James McMurtry, “Ruby And Carlos”

Written by July 23rd, 2012 at 7:00 am

The best songwriters can create a great song from even the most inconspicuous origins. Case in point: “Ruby And Carlos,” an instant classic from James McMurtry’s 2008 album Just Us Kids. McMurtry told Kentucky’s WNKU during an in-studio performance of the song that he wrote it after a chance comment by a member of his touring crew:

“That all started ‘cause we were driving South. You know how some Waffle Houses work pretty well and others are totally dysfunctional? We hit one of the dysfunctional ones and Tim, the sound man, comin’ out the door, he said, ‘I guess we must have crossed the Mason-Dumbass Line.’ So I had to figure out a song to put that in.”

Thus, “Ruby And Carlos” was born, a love story told after the dissolution of the relationship. Yet the song becomes bigger than the relationship or even these two broken lives; it represents the distance that often gapes between American dreams and the realities that befall those who dare to dream them.

Ruby is the pragmatic one of the pair. Unable to stop Carlos from pursuing his doomed hopes of musical stardom, she stays at home and ekes out her measly existence, suffering the town gossip that comes along with dating a younger man. Yet her love for her wayward ex is evident in the pictures that she faithfully keeps in the hope of his return.

Meanwhile, Carlos quickly finds out that his drums won’t be of any use to him, since the best he can do is be a roadie. Even that falls through when he gets ill, another former soldier who becomes a casualty after departing the battlefield: “Sick all winter and they don’t know why/Don’t know why or just won’t say/They don’t talk too much down at the VA.”

As he lies in a fog of drugs and alcohol, his thoughts turn to Ruby and the passion they shared, but it’s no good now: “He sees it all behind his eyes/His hands go searching but they come up dry.” His stupor is so enveloping that doesn’t even hear Ruby’s desperate phone call.

What McMurtry displays in this song is how, if the details are right, the emotions don’t need to be spelled out for the audience; they’ll come to the surface naturally. All of Ruby’s pent-up frustrations are evident in her futilely throwing an ashtray across the room; Carlos’ true standing in the world is clear from his lonely ride on the tour bus “while the singer flew.”

In the chorus, McMurtry empathizes with all of those people out there struggling just like his protagonists: “You can’t unclench your teeth/ To howl the way you should/So you curl your lips around/The taste of tears and a hollow sound/That no one owns but you.”

That Waffle House stop turned out to be a pretty productive one for James McMurtry. Maybe, in an alternate world more benevolent than this one, “Ruby And Carlos” found their way back together and had a cup of coffee there.

“Ruby And Carlos”

Ruby said “You’re gettin’ us in a world of hurt.
Down below the Mason-Dumbass line the food gets worse.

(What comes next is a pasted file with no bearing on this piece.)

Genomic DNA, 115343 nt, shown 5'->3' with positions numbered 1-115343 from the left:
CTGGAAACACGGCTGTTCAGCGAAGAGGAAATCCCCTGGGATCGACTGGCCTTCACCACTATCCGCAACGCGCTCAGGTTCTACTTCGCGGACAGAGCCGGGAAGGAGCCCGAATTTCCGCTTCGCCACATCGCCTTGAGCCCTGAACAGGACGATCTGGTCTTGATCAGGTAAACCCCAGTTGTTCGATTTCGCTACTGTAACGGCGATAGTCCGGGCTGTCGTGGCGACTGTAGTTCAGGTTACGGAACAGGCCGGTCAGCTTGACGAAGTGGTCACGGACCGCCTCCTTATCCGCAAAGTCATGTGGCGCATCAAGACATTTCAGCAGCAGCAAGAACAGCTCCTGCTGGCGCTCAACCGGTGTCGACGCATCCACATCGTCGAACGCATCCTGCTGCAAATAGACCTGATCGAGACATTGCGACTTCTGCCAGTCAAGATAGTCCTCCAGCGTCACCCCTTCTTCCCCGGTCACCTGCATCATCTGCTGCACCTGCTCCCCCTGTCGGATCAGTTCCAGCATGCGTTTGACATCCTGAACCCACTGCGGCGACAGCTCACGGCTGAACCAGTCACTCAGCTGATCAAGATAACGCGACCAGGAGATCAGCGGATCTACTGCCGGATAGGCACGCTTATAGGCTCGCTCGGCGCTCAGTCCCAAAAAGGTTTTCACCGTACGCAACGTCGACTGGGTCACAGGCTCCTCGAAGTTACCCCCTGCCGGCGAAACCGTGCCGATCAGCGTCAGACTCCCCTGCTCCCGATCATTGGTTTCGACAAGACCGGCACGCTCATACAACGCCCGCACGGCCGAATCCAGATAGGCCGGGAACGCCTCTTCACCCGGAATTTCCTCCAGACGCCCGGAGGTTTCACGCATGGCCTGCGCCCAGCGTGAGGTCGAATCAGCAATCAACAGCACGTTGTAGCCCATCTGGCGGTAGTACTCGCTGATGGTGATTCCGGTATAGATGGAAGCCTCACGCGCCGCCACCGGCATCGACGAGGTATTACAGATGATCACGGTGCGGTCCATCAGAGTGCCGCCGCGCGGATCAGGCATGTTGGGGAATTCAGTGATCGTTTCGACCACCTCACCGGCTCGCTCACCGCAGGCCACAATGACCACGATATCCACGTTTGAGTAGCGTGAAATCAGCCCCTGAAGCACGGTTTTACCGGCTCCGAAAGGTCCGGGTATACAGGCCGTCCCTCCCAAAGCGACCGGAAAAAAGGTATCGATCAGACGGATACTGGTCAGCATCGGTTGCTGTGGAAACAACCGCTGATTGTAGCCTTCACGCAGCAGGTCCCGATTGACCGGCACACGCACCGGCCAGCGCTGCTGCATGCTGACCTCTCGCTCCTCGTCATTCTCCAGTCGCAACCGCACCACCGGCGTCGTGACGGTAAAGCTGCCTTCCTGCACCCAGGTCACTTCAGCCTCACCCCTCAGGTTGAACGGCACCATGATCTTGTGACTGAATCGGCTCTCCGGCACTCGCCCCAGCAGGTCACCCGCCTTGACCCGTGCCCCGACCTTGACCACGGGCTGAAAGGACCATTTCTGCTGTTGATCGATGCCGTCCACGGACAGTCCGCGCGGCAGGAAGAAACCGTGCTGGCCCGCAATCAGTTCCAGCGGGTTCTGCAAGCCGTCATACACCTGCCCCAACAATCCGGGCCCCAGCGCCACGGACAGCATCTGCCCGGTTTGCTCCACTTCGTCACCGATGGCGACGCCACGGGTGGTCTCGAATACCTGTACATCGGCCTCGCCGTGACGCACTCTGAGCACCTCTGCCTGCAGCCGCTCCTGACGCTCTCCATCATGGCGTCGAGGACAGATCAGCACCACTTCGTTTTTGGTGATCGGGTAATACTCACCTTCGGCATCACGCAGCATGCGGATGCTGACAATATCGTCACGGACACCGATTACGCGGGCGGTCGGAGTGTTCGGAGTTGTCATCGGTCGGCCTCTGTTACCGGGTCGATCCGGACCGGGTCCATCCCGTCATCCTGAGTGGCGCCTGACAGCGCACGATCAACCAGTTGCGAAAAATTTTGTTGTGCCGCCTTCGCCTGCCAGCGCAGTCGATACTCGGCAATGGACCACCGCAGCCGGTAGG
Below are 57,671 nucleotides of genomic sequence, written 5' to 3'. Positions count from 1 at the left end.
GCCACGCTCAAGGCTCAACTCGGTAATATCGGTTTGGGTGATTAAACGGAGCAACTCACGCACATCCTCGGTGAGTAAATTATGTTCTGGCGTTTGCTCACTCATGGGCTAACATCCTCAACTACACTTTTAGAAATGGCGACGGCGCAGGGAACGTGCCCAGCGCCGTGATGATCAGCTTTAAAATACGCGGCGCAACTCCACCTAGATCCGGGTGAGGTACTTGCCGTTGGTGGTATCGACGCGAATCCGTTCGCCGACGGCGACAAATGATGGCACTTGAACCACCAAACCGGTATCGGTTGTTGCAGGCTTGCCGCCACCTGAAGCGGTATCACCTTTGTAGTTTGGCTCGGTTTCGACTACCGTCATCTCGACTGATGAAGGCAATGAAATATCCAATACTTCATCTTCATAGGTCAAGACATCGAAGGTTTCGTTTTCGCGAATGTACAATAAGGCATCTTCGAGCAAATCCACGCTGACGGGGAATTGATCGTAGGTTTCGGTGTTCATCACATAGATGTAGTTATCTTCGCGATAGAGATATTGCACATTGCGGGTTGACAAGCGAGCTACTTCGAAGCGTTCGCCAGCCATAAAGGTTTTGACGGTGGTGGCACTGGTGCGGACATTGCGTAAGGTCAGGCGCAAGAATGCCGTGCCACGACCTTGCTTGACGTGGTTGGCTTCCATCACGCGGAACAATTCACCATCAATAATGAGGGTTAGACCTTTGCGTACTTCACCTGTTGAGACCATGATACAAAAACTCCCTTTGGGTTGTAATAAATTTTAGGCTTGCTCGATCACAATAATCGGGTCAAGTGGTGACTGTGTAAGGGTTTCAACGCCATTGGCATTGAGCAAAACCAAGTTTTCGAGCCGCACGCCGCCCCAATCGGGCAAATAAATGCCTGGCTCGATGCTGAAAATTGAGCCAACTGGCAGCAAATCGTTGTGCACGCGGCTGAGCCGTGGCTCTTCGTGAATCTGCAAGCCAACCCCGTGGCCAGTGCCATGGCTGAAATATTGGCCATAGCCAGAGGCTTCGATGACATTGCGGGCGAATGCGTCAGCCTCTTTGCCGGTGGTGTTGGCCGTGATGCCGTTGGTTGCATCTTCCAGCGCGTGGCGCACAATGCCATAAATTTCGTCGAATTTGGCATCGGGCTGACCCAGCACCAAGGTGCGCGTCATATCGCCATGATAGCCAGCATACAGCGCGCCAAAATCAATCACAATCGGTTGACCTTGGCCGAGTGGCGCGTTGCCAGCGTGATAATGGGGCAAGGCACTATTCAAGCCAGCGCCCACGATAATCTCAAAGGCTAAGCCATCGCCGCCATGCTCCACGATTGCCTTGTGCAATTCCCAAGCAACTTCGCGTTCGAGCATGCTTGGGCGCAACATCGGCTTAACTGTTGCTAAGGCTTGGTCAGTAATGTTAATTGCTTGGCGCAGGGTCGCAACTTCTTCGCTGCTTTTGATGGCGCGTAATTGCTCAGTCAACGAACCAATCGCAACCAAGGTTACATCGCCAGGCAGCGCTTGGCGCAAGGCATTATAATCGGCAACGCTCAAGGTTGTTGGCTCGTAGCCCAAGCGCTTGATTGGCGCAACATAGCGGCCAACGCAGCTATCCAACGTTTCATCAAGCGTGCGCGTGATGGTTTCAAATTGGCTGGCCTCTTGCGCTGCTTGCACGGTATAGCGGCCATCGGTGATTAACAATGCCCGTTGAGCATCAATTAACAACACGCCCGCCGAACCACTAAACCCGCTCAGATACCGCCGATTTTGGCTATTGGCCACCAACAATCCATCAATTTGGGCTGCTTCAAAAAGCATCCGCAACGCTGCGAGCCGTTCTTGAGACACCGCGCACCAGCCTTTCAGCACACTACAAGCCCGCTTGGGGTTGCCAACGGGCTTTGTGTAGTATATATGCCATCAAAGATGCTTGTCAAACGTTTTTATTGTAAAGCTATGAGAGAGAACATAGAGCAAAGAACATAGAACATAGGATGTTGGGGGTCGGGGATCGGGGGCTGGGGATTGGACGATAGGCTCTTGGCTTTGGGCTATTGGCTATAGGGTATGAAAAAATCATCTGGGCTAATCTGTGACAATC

I can’t go back to Tennessee
that NASCAR country’s not for me.
Go on, if you think you must.”

Carlos packed his drums up in the dark of night
Ruby’s standing just outside the front porch light
chain-smoking Camel straights
the sky off to the east got gray
And he rolled off in a cloud of dust.

And the gray colt knickered at the gate
She said “You’re right its getting late.
You and me got work to do
we can’t be burning daylight too.”
She took down the long lead rope
and stayed off that slippery slope

The aspen trees were turning gold up top
The talk was buzzin ’round the beauty shop
“Wasn’t he barely half her age.
Well that’s just how they do now days.
We should all had been so lucky.”

By spring she’d had the run of the free born men
Ruby turned 50 in a sheep camp tent
her body still could rock all night
but her heart was closed and locked up tight

Potato fields all muddy and brown
the gossip long since quieted down

And after one more Coggins test
Pouring coffee for the county vet
Pictures on the ice box door
of Carlos in the first Gulf War
Black-eyed brown and youthful face
smiling back from a Saudi base

And then Carlos on the big bay mare
Heavier now and longer hair
Looking past the saddle shed
From way on back inside his head

And the old vet said, “One day, Rube,
that colt will break an egg in you.
Now and then one comes along
you just can’t ride.” And he went on home.

And the storm door didn’t catch
It blew back hard as she struck a match
But she cupped it just in time
And she sent that ash tray flyin’

And holding back the flood
Just don’t do no good
You can’t unclench your teeth
To howl the way you should
So you curl your lips around
The taste, the tears, and the hollow sound
That no one owns but you
No one owns but you.

Carlos took the road gig and he saw it through
He rode the tour bus while the singer flew
Managed out of music row
Carlos never saw the studio
Session guys had that all sewn up.

He looks out the window and it starts to sleet
Laying on a friend’s couch on Nevada Street
Lately he’s been staying high
Sick all winter and they don’t know why
They don’t know why or they just won’t say
They don’t talk much down at the V.A.

And Ruby’s in his thoughts sometimes
What thoughts can get out past the wine
He feels her fingers on his brow
And right then he misses how
She looked in that gray morning light
She never shaved like they all do now
He sees it all behind his eyes
and his hands go searching but they come up dry

And half way in that wakin’ dream
Carlos lets the land line ring
He never guessed it was Ruby calling
The pin in her hip from the gray colt falling
Figure eight in a lazy lope
Stumbled on that slippery slope

And holding back the flood
Just don’t do no good
You can’t unclench your teeth
To howl the way you should
So you curl your lips around
The taste, the tears, and the hollow sound
That no one owns but you
No one owns but you.

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